Art@Site Carl Cheng Water Lens Tower

Carl Cheng


Water Lens Tower

Kaiser Mental Health Center
Like a mirage, this towering four-legged fountain looks over the Harbor freeway from the parking lot corner of the Kaiser Permanente Mental Health Center. Painted white and made of steel, the fountain drips water from the top through two lenses into a lighted concrete pool at the bottom. The lenses are made of layers of acrylic and glass with water pressed in the middle.
Art is public art when it is accessible without restrictions. Usually, this means it is located outdoors in an open public space. In recent years, this premise has been compromised by installations in privately controlled corporate plazas, where gates and fences have sometimes been erected to keep visitors out during evenings and weekends. The installation of the "Water Lens Tower" test the fundamental definition of public art even further.
The Community Redevelopment Agency required a public art component be included in the expansion of the Kaiser Permanente Mental Health Center. Kaiser, however, was legitimately concerned about uninvited people entering the grounds of their gated facility. The tension between the CRA requirement and Kaiser's concerns were partially resolved by the design of the sculpture, by the site where it was installed, by illuminating the sculpture at night, and by Kaiser agreeing to keep trees and plants from obstructing the view of the work from the street.
After being informed of the CRA's public art requirement, Kaiser decided to commission a work from a local artist of Chinese descent. From a list provided by the CRA, Kaiser invited Carl Cheng to submit a design for the facility. His first proposal was a pagoda styled structure, incorporating a greenhouse already on the grounds. Planners in the CRA, however, were concerned about the design's lack of compatibility with the proposed site and the lack of visibility of the work when viewed from the street. Cheng then developed a design that essentially was the one that was completed.
Cheng installed his work on a bluff overlooking Chinatown so it could be seen from a distance. Constructed of 6" square galvanized steel rods, his set-back structure has at each of the two lower set-backs a lens with a top surface of glass and a bottom surface of acrylic plastic. Distilled water is pumped through a leg of the tower to a molded acrylic globe at the top of the structure, where it drips approximately 10 feet through a clear plastic tube into the uppermost lens. After circulating through the lens, the water drips 10 more feet through another plastic tube into the lower lens, before dripping into a small pond at the base. The lower lens creates water patterns on the floor of the patio while the top lens creates what Cheng calls "a hot spot", which appears like a broad, diffuse version of the point formed when a magnifying glass is used to concentrate sunlight. Both the hot spot and water patterns move across the site during the day. Thermometers on three legs allow the visitor to relate temperature changes to the sun's movement.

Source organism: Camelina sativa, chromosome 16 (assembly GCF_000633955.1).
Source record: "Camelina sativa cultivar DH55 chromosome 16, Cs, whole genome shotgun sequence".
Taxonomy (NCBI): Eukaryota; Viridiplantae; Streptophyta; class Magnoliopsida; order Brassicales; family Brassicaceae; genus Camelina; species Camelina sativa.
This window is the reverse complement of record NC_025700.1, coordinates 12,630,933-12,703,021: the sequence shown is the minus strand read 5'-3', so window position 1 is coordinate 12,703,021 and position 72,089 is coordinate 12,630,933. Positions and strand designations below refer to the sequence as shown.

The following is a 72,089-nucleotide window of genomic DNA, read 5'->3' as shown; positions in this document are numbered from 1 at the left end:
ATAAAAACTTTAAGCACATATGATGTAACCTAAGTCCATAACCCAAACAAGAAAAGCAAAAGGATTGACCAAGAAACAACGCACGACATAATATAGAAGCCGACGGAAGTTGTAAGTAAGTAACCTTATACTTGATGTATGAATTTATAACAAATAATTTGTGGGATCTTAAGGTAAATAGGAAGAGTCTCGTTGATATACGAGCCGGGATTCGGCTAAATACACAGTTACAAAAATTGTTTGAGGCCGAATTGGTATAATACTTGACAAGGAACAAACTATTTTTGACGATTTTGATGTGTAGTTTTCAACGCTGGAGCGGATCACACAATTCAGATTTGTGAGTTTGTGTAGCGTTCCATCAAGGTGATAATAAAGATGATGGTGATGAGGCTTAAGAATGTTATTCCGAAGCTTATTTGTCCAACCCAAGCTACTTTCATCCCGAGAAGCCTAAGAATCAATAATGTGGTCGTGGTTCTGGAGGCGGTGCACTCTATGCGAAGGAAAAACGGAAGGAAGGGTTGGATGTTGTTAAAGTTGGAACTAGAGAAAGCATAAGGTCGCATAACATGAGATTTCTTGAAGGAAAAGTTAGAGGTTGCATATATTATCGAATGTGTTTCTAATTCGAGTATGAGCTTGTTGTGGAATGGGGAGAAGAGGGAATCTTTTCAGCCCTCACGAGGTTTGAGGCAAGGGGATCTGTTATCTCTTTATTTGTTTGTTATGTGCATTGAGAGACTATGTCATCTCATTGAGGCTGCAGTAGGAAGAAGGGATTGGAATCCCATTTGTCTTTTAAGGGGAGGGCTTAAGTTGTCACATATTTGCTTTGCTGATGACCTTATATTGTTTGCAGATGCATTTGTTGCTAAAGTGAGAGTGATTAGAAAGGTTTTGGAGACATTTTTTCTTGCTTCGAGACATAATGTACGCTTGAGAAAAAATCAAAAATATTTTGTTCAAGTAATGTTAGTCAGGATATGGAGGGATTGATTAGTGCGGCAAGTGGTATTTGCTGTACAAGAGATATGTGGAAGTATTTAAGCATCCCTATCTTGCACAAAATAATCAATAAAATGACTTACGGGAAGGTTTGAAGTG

According to Cheng, creating public art is a process having an outcome that cannot always be predicted. In a statement attached to one leg of the sculpture, Cheng described this work "as an environmental art tool to communicate the sun's movement at this site...The Water Lens Tower commemorates the knowledge that the sun is not getting brighter but is getting darker". However, after the work was installed, he found that the "hot spot" and water patterns only appear when the sky is perfectly clear. Rather than relating to the sun, as Cheng originally hoped, he felt the work has become an unexpected indicator of the amount of smog and haze in the air.
Carl Cheng’s public artworks often combine technology with natural elements such as sand, water, and illumination. Cheng notes that his sculptural installations and public art projects 'result from an attitude that says, ‘We, humans, are not adversaries of nature but are a part of nature.’' He has exhibited throughout the United States, China, England, and Japan. He received a Los Angeles Business Council Beautification Award for his Metro Green Line Marine/Redondo Station project and the 1990 J. Paul Getty Visual Arts Fellowship. Cheng is a well-respected advocate for public art. On July 31, 2000, he published an editorial in the Los Angeles Times entitled 'Public Art: More Than a Pretty Distraction' in which he described the challenges and overwhelming rewards of public art. Carl Cheng received his MA from the University of California, Los Angeles.
Carl Cheng (b. 1942, San Francisco, CA) is one of the first Asian-American artists to establish themselves in Southern California in the post war period. His expanded art objects—'nature machines,' 'specimen viewers,' and 'art tools'—were made under the auspices of his corporate DBA John Doe Co., and are intended to 'model nature, its processes and effects for a future environment that may be completely made by humans.' Cheng’s interactive objects—many of which were made in his outdoor 'nature laboratory'—use viewer participation and systems art to question corporate responsibility, individual freedom, and the effects on the natural environment of a growing mass-consumer material culture. Throughout five plus decades of practice, Cheng has addressed environmental change, being a member of a generation who watched not only the rapid growth of Los Angeles, but also the rapid growth of Asian cities, where he traveled extensively.